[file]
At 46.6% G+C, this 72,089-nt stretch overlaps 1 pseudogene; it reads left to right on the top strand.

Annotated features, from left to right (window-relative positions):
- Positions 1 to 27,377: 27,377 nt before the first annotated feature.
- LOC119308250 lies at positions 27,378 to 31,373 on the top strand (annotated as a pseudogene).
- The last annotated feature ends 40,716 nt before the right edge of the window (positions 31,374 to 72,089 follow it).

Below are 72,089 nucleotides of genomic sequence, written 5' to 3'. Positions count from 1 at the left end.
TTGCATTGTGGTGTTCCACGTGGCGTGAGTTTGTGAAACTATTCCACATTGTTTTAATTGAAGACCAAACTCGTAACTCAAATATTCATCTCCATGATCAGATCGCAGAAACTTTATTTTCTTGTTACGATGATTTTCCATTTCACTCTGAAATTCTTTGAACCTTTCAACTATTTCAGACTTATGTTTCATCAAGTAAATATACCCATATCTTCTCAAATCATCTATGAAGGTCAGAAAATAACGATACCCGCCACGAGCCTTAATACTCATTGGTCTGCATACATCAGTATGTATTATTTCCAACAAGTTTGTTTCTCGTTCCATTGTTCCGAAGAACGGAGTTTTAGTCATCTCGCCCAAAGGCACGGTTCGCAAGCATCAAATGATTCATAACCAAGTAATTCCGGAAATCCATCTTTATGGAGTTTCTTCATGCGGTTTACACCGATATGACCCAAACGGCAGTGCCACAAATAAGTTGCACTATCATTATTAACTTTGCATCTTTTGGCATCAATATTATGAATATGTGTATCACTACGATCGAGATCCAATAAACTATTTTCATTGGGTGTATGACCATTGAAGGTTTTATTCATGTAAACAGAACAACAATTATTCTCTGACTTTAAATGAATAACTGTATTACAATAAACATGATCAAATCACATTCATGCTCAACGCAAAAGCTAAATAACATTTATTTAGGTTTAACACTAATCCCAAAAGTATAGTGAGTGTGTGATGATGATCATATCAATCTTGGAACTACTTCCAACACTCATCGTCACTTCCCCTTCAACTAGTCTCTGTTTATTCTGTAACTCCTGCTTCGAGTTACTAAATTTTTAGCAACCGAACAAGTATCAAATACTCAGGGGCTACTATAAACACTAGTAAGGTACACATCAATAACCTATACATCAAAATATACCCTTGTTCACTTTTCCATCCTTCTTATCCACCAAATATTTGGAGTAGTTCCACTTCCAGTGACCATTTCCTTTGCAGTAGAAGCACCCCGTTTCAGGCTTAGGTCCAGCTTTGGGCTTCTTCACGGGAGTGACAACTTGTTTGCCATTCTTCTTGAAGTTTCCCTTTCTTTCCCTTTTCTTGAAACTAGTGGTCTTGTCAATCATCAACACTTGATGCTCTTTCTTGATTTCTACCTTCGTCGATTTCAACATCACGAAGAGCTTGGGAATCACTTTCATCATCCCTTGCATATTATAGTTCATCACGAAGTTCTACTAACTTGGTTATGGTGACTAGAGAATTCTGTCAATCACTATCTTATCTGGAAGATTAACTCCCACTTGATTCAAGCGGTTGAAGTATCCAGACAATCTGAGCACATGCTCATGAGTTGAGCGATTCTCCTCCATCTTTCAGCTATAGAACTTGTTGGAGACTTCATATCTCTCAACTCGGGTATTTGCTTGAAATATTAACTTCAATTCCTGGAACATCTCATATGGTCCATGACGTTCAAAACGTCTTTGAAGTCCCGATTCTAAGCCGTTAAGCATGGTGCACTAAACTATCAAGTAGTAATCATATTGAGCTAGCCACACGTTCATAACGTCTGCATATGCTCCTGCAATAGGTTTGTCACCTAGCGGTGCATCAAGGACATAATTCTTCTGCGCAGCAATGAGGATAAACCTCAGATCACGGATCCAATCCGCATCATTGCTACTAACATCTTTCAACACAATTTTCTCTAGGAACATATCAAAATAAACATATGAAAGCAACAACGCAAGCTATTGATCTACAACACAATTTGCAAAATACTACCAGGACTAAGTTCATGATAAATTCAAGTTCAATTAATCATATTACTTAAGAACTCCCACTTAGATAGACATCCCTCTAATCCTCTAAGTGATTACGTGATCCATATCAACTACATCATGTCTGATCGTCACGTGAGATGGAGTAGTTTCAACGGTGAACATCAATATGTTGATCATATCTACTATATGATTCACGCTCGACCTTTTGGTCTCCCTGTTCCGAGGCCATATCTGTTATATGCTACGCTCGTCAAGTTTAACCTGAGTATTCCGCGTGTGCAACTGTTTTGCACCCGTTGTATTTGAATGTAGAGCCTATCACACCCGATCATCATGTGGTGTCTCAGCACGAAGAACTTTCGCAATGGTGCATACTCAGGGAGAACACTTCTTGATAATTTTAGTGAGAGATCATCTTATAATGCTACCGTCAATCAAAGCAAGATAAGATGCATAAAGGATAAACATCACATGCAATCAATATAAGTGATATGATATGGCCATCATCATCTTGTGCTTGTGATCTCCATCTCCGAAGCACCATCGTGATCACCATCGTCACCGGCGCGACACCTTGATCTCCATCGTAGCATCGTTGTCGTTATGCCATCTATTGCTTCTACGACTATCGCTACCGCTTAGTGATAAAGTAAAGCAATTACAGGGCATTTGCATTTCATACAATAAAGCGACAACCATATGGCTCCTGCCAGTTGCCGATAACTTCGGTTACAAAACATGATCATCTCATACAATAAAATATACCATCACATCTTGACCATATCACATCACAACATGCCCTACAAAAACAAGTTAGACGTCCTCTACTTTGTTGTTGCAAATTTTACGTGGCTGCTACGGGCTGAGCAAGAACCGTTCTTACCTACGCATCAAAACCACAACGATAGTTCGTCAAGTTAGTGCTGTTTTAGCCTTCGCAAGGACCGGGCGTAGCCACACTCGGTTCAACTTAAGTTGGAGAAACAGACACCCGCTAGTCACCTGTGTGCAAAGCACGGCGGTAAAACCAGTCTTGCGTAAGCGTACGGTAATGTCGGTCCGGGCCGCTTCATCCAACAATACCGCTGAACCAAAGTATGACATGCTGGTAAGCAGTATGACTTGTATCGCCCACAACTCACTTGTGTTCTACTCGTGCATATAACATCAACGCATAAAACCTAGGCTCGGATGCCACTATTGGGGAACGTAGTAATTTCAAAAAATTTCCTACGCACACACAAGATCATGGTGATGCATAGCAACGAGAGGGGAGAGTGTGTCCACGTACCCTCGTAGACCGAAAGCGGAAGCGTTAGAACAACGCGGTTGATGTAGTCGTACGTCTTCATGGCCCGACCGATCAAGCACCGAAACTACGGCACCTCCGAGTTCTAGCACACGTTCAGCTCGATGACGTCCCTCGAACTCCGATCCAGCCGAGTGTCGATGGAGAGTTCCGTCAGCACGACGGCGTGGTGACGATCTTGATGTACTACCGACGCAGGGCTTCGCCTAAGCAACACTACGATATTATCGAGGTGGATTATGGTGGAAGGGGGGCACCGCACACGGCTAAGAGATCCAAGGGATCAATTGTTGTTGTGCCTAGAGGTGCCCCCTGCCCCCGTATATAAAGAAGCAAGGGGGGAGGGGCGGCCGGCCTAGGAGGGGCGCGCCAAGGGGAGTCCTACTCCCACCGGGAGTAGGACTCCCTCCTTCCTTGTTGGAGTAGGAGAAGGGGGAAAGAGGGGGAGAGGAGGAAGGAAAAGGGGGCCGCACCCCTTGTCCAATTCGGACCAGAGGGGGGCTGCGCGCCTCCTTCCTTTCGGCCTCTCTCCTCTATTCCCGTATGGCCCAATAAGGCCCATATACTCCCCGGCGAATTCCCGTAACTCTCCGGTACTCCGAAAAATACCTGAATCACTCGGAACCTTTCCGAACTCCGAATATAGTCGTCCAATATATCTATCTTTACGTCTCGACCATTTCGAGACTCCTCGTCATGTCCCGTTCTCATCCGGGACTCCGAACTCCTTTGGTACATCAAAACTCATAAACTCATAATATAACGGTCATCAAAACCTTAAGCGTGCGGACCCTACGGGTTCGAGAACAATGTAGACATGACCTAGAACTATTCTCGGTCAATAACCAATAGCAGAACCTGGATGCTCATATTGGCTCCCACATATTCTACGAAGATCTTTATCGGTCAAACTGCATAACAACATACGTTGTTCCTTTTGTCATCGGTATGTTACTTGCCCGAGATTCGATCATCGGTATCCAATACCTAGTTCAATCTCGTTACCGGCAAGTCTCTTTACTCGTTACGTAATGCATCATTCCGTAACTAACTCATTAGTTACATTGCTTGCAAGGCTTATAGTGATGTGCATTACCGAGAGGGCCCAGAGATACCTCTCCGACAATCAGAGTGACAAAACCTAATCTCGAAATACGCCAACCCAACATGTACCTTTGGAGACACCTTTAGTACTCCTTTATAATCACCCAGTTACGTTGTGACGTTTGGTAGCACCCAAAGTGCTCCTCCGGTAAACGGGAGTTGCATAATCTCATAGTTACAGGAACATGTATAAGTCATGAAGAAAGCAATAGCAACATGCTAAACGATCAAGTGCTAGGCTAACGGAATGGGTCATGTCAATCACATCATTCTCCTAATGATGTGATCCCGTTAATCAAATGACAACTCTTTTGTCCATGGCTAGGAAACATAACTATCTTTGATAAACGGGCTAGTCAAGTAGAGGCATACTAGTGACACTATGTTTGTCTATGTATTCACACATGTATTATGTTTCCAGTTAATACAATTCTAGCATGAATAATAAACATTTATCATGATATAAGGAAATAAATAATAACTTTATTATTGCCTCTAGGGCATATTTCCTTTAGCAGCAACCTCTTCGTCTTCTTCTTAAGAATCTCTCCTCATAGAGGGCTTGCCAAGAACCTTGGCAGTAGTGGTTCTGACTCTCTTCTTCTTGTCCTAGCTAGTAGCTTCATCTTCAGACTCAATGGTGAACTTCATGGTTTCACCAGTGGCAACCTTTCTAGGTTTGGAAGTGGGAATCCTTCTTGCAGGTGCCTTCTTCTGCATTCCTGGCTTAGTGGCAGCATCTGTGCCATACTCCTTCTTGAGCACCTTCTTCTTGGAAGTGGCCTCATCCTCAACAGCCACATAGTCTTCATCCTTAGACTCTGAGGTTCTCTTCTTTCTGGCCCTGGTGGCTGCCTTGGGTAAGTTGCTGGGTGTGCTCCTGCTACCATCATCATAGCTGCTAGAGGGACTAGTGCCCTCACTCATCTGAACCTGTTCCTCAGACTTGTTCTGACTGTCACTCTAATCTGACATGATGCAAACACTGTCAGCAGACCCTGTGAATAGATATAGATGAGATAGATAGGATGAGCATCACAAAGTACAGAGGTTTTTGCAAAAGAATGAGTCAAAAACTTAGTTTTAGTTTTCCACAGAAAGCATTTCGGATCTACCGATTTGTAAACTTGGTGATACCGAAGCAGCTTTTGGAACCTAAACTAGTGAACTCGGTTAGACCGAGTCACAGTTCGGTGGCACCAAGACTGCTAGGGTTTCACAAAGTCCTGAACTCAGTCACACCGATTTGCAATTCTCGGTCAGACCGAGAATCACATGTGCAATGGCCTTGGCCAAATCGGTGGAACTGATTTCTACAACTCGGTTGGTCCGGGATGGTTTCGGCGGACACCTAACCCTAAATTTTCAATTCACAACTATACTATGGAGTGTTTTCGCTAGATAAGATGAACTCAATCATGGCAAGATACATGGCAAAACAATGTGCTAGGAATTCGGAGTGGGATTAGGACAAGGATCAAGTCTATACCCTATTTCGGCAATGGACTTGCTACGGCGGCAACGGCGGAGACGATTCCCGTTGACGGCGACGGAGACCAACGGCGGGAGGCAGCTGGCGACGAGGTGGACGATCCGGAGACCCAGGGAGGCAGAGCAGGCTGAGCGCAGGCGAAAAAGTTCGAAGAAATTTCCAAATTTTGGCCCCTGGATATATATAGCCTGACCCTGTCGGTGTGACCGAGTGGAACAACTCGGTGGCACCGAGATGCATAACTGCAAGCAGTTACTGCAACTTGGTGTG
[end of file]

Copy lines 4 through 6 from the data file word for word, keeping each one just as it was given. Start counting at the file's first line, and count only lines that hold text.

- LOC119308250 lies at positions 27,378 to 31,373 on the top strand (annotated as a pseudogene).
- The last annotated feature ends 40,716 nt before the right edge of the window (positions 31,374 to 72,089 follow it).

Below are 72,089 nucleotides of genomic sequence, written 5' to 3'. Positions count from 1 at the left end.